New clerk learns ropesPublished 5:00am Saturday, December 1, 2012
When officials are elected to a position, the preparation begins long before the swearing in takes place.
John Robert Fountain, who was elected to the office of Escambia County Circuit Clerk in Nov. 6, has already been working to get familiar with the job.
“I just wanted to come in and get my feet wet in the office,” Fountain said. “I really wanted to come in and learn from the master.”
The “master” Fountain referred to is Kenneth Taylor — the county’s circuit clerk for 42 years — who chose to retire from the position last year.
Fountain said the have been a few things in the office that has been an eye-opening experience.
“I am amazed at the volume of work that is done in the clerk’s office,” Fountain said. “I already knew the office did a lot of work, but once you get in here and see the day-to-day operations, it’s just a massive amount of work.”
Fountain said the job is one that will require him to wear many hats throughout the day.
“As a juvenile probation officer, I was always juggling different hats anyway,” Fountain said. “But, the clerk has to put on and take off so many more hats every day. Sometimes you have to be an accountant, then you have to be a lawyer, then you have to be the clerk. You’re just constantly juggling those hats.”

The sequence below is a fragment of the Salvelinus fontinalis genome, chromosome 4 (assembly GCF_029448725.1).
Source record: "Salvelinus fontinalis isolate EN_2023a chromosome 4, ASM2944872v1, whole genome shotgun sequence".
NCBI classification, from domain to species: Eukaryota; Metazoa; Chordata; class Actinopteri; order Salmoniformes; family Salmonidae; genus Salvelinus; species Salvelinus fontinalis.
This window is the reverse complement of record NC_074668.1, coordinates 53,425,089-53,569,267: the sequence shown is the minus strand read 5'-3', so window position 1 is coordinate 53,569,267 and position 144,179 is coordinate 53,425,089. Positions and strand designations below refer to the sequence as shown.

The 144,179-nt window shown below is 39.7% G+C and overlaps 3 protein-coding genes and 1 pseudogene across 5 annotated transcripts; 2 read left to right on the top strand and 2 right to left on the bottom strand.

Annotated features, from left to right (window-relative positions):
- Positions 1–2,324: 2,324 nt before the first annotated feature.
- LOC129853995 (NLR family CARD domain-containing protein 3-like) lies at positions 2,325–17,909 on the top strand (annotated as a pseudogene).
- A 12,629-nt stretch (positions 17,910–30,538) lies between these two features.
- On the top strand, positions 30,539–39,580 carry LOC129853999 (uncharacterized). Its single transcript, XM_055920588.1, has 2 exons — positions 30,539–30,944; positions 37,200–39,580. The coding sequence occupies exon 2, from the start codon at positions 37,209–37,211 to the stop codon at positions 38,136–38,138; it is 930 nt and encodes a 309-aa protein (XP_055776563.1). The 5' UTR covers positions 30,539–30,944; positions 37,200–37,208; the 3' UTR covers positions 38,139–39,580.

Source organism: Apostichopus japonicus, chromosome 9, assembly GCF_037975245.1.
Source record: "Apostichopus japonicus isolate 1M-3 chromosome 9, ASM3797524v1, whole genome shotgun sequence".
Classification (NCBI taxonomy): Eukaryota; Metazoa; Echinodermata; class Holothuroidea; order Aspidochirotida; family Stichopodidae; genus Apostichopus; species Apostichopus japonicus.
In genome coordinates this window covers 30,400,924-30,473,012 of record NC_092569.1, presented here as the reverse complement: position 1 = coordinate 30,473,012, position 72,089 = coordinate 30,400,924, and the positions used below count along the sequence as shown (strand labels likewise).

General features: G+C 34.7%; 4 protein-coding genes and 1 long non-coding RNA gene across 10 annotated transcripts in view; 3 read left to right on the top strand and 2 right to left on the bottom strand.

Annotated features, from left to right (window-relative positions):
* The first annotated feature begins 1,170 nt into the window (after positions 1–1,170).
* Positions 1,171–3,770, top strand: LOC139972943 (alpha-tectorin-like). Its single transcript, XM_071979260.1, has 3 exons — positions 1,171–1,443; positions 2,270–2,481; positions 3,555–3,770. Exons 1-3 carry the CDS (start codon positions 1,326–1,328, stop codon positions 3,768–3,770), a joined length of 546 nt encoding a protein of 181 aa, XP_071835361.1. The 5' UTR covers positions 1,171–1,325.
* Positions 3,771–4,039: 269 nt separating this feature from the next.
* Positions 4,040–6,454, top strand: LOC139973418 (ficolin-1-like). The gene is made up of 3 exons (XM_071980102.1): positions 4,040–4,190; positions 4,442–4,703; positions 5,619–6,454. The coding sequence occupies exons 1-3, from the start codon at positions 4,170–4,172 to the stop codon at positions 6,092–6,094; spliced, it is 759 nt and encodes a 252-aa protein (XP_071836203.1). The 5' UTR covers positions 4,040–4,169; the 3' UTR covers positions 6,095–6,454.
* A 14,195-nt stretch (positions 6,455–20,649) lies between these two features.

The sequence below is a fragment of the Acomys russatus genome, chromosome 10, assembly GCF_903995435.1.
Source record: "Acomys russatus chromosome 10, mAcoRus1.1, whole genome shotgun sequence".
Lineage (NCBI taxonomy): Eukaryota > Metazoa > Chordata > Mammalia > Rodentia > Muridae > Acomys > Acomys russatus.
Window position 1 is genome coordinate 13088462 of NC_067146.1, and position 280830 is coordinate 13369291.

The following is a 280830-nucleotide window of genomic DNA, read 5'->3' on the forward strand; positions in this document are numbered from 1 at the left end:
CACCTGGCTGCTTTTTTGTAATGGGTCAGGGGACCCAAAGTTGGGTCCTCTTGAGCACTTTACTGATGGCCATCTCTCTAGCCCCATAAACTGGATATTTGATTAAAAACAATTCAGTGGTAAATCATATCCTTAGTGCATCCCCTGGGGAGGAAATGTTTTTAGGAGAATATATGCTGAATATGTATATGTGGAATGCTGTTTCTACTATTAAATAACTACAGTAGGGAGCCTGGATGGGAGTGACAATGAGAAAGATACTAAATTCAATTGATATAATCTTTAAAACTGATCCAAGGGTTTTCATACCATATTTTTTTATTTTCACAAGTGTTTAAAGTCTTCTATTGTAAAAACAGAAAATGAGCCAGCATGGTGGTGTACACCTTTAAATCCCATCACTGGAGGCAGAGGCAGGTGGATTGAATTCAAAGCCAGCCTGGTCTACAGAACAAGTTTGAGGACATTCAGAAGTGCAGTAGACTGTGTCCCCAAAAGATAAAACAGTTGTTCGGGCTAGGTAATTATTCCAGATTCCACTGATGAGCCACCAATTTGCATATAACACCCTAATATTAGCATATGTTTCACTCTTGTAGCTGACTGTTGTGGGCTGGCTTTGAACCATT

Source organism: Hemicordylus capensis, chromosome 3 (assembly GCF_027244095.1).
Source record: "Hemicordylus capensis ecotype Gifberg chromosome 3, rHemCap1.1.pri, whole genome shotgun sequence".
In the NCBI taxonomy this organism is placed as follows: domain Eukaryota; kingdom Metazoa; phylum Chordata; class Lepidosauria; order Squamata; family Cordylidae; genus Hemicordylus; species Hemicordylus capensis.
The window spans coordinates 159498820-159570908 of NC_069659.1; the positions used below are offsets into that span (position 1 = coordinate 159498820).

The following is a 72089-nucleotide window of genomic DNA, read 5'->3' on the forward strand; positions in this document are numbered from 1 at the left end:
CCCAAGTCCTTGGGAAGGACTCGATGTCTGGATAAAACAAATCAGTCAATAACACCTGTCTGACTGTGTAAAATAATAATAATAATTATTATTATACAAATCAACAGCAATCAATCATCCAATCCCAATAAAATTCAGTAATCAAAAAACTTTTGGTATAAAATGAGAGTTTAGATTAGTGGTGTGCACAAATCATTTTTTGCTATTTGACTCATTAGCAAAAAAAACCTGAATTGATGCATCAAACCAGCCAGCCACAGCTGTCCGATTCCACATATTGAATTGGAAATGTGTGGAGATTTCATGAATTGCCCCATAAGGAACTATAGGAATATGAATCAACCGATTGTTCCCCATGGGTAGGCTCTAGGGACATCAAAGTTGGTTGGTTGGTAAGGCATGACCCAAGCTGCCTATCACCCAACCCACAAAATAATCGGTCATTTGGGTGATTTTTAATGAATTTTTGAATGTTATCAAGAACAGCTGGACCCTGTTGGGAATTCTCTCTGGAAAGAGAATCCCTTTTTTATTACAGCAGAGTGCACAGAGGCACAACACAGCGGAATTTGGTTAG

Fountain, who is under the supervision of Judge David Jordan, said he has the blessing of his boss that has allowed him to learn more about the clerk’s position.
“He has been so supportive of this training period for me,” Fountain said of Jordan. “He knows I will have a big responsible and has supported me being able to go ahead and begin learning the process for the different courts I’ll be dealing with in the clerk’s position.”
Fountain said he is confident the transition will be a smooth one for him — thanks to the capable clerks who are already working in the office.
“There is a great bunch of clerks working here already,” Fountain said. “Working with them and with Mr. Ken has been awesome. Most of these people can do the work they have to do blindfolded. I hope to get to that point some day.”
Fountain said while he is training in the clerk’s office, he will continue to be available to those in the juvenile probation office as well.
“I am still available if I’m needed there,” Fountain said. “I haven’t stopped doing my other job — I’m just spending some time working ahead in this new position.”
Although Fountain said he knows he won’t have the skill that Taylor has gained in his 42 years on the job, he will do his best to hit the ground running in January when he is official sworn into the office.
“I hope that everyone I’ll be working with come January will continue to be patient with me until I can get all of this work down pat,”
Fountain said. “Mr. Ken has already offered his services to me if I need him in the future. I know there are going to be times when I have questions and need advice. He is a great mentor and has been a great teacher. He will be a great benefit to me now and in the future.”